GREENEVILLE– Bringing life to about 70 productions during her nearly 30 years atTusculum University, Marilyn duBrisk has inspired students, children and community members to pursue their interest in the stage and spread joy to thousands who have sat in the audience.
As artist-in-residence, she has also been a positive force in the community, bringing her love of the arts to schools and working closely with children in a special group at Tusculum to build their performance skills.
This semester, duBrisk takes her final bow and exits the stage into retirement, handing off the leadership of Tusculum’s successful programs to Wayne Thomas, dean of the College of Civic and Liberal Arts. He receives help from Brian Ricker, assistant director of TusculumArts Outreach, and other members of the team, until a successor is named.
“It has been a joyful and rewarding experience to be entrusted with Tusculum’s arts program, and I am grateful for the opportunity to lead it,” duBrisk said. “I have been fortunate to team with our talented performers, dedicated behind-the-scenes personnel and exceptional staff members. They will partner with Wayne to continue this exceptional program, bring joy to audiences and further enrich the community’s quality of life.”
Thomas commended duBrisk for her commitment and enthusiasm.
“Bravo to Marilyn, who has represented Tusculum and the arts with grace and honor and has developed a marvelous program we are excited to continue,” he said. “People of all ages in our region have benefited from her passion for the arts and her outstanding work to grow our program. We will always remember her fondly and wish her Godspeed as she and her beloved husband Wess enjoy a more leisurely pace.”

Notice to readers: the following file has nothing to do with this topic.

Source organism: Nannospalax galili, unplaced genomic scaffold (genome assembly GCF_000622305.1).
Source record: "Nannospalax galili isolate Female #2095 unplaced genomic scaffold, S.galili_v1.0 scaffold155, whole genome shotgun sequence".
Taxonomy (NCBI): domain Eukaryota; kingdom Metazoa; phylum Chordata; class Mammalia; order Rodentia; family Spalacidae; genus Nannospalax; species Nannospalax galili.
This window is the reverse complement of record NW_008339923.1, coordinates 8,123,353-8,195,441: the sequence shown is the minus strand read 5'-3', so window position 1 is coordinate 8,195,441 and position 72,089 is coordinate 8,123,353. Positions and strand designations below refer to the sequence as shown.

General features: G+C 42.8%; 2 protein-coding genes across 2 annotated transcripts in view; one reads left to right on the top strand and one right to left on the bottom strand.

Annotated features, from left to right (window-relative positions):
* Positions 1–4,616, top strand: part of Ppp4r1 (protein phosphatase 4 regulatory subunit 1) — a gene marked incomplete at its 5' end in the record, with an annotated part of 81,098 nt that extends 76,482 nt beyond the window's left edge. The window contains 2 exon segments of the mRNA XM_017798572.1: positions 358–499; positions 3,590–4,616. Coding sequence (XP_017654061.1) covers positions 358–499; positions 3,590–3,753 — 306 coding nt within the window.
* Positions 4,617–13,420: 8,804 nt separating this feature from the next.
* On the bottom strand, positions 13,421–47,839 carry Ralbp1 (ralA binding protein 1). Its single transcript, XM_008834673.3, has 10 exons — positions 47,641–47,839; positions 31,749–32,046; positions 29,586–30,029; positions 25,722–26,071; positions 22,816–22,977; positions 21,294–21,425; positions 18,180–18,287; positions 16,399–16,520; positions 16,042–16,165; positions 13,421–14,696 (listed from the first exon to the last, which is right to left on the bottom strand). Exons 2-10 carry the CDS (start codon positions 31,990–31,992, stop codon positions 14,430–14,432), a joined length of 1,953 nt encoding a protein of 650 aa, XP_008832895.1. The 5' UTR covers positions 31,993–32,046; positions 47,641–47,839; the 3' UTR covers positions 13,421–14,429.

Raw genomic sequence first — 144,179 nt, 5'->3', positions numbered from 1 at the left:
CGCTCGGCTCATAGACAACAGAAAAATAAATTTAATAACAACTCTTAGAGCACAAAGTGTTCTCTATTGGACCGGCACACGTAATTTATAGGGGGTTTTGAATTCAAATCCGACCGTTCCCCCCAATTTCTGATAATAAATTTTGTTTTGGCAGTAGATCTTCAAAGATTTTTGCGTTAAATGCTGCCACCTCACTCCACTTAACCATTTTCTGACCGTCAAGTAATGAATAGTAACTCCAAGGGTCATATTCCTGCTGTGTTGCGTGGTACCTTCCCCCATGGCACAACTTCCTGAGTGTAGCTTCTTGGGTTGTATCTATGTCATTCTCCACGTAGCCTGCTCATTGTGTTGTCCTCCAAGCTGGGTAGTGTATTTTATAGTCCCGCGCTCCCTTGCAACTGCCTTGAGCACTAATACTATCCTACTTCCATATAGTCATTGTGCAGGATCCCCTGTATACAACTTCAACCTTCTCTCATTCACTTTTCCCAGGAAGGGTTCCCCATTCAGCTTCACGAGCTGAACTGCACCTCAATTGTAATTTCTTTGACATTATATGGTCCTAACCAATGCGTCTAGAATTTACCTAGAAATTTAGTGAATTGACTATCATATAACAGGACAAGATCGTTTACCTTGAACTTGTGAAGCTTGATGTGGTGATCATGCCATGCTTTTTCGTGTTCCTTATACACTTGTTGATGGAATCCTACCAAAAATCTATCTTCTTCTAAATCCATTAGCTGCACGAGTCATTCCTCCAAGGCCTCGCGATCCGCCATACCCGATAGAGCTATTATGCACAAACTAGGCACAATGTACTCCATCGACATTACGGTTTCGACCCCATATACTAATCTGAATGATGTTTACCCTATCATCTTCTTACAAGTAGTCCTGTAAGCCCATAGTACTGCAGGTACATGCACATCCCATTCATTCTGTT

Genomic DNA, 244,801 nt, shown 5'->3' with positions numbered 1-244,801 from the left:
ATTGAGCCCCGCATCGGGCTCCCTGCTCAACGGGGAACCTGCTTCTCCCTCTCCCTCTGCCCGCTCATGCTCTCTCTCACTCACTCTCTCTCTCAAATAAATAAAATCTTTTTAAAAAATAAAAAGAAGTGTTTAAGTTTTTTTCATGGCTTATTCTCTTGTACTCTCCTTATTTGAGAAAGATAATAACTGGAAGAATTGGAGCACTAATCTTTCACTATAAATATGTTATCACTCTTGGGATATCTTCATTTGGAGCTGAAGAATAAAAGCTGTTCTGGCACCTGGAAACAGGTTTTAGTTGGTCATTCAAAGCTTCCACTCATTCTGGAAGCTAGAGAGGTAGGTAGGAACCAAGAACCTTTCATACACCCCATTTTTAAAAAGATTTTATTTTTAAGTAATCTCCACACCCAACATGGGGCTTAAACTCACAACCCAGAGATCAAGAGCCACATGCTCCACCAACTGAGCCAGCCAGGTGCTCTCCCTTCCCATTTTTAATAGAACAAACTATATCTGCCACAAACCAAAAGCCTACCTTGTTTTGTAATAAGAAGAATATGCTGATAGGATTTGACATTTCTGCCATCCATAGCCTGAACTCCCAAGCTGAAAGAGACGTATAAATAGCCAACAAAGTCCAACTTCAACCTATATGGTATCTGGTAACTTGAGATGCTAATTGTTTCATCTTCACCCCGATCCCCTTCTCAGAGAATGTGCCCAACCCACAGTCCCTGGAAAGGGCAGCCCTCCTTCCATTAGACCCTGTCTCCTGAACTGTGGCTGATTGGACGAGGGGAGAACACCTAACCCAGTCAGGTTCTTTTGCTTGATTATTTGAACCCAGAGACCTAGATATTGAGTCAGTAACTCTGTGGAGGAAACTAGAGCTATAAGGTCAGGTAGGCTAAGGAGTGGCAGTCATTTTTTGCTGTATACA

Originally from Scotland, duBrisk also lived in Central East Africa before attending college in London. She later took a teaching job in Germany, where she met Wess, and then moved around with him while he continued to serve in the U.S. Air Force.
The duBrisks came to Greene County in 1984 when Wess became director of mass communications at Tusculum. She became artist-in-residence for the Greeneville school system and stayed there until 1991, when she accepted the same position at Tusculum. In her early years in the region, she sponsored a program to provide books for infants, a predecessor to Dolly Parton’s Imagination Library.
DuBrisk is also particularly proud of her work with GLAWPIGT, an acronym for Great Literature Alive Well Playing in Greeneville, Tennessee. This is a group for students in grades three through 12 who meet at Tusculum to study performance and inspire other students to find excitement and interest in reading, she said. A major highlight for the group was its performance in 1998 for the National Council for the Arts in Washington.
The Tusculum arts program has also provided extensive outreach to the community with duBrisk as director. In addition to its work with teachers in local school systems, the university has one of the most extensive costume shops in the region. Tusculum has shared costumes with local schools, community arts groups and theaters as well as provided guidance to those in need.
Those costumes have also been on display in performances at the Annie Hogan Byrd Fine Arts Center Theatre and the Behan Theatre. When duBrisk reflects on all the productions, she thinks of the uniqueness of every child she has directed and the bond the cast develops through the weeks they spend preparing for the curtain to rise. But she said no show stands out above the others.
“Comparing shows is like comparing friends,” duBrisk said. “You love them for different reasons.”
Now after decades of bringing delight to audiences and shaping students and adults in the performing arts, she will have time for other pursuits. She said people might still see her in a theater somewhere sometime. Whatever direction her life heads, Dr. Greg Nelson, Tusculum’s acting president, said duBrisk has left indelible footprints on the university’s program.
“Marilyn’s fascinating legacy of the arts at Tusculum has embodied the principle of civic engagement that is embedded in the university’s fabric,” he said. “We have large shoes to fill, but we are excited to build on a strong program to continue entertaining audiences and providing opportunities for those in the local arts community to showcase their talent. The future of our arts program is bright.”